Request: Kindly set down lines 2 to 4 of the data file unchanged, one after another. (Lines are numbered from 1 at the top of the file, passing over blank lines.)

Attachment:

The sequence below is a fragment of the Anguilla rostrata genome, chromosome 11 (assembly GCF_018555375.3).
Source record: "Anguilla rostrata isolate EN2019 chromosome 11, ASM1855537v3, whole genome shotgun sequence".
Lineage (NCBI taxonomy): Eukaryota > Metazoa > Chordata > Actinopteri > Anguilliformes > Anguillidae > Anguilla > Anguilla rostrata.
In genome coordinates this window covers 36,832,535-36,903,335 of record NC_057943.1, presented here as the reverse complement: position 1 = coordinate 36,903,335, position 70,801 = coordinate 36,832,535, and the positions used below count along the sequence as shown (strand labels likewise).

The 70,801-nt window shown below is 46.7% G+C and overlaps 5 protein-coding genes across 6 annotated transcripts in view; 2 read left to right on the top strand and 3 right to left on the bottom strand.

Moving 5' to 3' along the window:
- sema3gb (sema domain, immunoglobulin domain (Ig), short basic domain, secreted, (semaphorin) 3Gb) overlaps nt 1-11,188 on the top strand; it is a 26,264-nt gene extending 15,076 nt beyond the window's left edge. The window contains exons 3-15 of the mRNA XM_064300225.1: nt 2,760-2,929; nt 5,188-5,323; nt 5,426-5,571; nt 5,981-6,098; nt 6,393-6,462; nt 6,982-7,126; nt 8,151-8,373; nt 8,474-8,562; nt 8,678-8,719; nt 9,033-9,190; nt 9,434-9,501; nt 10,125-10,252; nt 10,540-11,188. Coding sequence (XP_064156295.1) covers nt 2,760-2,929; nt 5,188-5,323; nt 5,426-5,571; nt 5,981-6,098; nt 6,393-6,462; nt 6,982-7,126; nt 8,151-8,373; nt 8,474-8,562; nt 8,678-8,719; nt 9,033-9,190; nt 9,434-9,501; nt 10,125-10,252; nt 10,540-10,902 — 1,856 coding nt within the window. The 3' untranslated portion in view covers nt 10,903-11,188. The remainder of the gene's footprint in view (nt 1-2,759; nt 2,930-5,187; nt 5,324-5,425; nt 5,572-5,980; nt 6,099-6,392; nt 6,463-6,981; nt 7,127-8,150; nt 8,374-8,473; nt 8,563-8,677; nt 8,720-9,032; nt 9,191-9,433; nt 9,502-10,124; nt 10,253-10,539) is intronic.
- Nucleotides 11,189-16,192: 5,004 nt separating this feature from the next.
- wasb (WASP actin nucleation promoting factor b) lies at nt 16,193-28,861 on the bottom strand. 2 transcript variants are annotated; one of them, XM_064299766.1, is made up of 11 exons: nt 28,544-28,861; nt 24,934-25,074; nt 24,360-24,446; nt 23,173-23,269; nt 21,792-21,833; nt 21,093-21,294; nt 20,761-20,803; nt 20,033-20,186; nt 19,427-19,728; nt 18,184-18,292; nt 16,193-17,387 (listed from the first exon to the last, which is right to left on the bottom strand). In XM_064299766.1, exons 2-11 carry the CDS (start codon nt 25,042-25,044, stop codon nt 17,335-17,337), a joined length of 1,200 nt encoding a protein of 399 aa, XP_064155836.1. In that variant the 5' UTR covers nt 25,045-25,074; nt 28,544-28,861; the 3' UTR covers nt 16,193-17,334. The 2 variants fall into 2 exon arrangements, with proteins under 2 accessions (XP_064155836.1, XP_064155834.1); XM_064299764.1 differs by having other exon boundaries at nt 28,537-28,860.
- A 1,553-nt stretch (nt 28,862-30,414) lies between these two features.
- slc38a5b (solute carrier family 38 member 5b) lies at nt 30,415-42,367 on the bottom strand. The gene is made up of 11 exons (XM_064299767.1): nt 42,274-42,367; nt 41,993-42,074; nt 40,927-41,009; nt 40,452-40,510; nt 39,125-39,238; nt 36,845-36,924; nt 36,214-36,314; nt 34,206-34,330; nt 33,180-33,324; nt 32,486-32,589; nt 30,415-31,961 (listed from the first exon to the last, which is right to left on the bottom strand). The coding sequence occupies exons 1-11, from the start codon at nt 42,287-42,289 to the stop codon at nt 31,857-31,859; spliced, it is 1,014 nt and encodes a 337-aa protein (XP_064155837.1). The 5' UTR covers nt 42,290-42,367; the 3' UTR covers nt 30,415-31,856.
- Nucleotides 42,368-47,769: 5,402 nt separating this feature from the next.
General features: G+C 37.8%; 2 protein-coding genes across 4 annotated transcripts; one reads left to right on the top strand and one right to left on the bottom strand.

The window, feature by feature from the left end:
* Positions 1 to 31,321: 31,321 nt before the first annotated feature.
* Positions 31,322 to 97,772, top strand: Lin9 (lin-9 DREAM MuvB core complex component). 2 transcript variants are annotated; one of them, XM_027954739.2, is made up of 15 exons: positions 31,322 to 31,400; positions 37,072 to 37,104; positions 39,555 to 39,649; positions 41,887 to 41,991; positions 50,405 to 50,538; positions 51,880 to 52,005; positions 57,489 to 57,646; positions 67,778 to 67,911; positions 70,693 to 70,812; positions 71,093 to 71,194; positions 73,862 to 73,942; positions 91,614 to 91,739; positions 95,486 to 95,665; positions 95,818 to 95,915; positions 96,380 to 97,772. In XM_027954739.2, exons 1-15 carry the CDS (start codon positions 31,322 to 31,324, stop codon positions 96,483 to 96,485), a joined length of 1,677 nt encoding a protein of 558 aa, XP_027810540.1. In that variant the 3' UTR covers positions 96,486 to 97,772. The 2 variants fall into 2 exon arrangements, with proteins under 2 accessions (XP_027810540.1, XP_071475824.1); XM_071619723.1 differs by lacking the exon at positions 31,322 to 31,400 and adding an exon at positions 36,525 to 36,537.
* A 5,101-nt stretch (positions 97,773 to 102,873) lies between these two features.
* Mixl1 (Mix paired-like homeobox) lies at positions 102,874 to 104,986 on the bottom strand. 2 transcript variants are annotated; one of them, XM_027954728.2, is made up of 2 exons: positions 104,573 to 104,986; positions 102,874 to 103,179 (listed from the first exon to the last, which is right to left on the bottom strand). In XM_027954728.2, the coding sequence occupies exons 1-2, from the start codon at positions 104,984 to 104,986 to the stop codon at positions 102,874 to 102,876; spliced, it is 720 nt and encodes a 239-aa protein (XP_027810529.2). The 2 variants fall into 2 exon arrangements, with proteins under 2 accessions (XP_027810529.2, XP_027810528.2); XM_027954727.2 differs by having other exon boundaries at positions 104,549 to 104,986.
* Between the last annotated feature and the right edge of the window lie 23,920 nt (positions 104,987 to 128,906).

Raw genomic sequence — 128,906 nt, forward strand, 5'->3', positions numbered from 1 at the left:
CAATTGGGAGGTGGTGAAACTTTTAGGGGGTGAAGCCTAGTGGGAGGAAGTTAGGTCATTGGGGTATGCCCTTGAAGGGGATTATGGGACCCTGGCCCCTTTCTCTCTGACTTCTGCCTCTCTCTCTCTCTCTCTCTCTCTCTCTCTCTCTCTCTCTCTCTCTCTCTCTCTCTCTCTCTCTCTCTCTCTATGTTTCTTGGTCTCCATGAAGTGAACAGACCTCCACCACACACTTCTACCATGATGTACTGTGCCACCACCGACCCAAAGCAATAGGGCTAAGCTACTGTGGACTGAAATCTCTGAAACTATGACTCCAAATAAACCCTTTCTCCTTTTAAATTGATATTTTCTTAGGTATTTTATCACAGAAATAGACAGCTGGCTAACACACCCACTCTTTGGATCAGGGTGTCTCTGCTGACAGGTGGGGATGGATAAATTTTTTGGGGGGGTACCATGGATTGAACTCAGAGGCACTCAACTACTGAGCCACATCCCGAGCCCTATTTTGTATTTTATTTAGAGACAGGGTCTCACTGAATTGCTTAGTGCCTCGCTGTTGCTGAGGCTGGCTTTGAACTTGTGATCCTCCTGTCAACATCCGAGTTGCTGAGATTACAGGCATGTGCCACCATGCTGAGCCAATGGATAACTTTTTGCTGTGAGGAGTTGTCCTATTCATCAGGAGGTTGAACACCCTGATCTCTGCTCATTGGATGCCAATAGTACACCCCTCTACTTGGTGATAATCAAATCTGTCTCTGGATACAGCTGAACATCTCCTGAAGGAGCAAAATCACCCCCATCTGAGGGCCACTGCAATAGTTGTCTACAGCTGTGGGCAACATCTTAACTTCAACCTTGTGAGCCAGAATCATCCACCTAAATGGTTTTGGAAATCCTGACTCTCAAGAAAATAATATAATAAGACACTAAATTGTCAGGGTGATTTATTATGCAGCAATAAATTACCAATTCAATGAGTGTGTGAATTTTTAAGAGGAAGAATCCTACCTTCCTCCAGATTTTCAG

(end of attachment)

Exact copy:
Source record: "Anguilla rostrata isolate EN2019 chromosome 11, ASM1855537v3, whole genome shotgun sequence".
Lineage (NCBI taxonomy): Eukaryota > Metazoa > Chordata > Actinopteri > Anguilliformes > Anguillidae > Anguilla > Anguilla rostrata.
In genome coordinates this window covers 36,832,535-36,903,335 of record NC_057943.1, presented here as the reverse complement: position 1 = coordinate 36,903,335, position 70,801 = coordinate 36,832,535, and the positions used below count along the sequence as shown (strand labels likewise).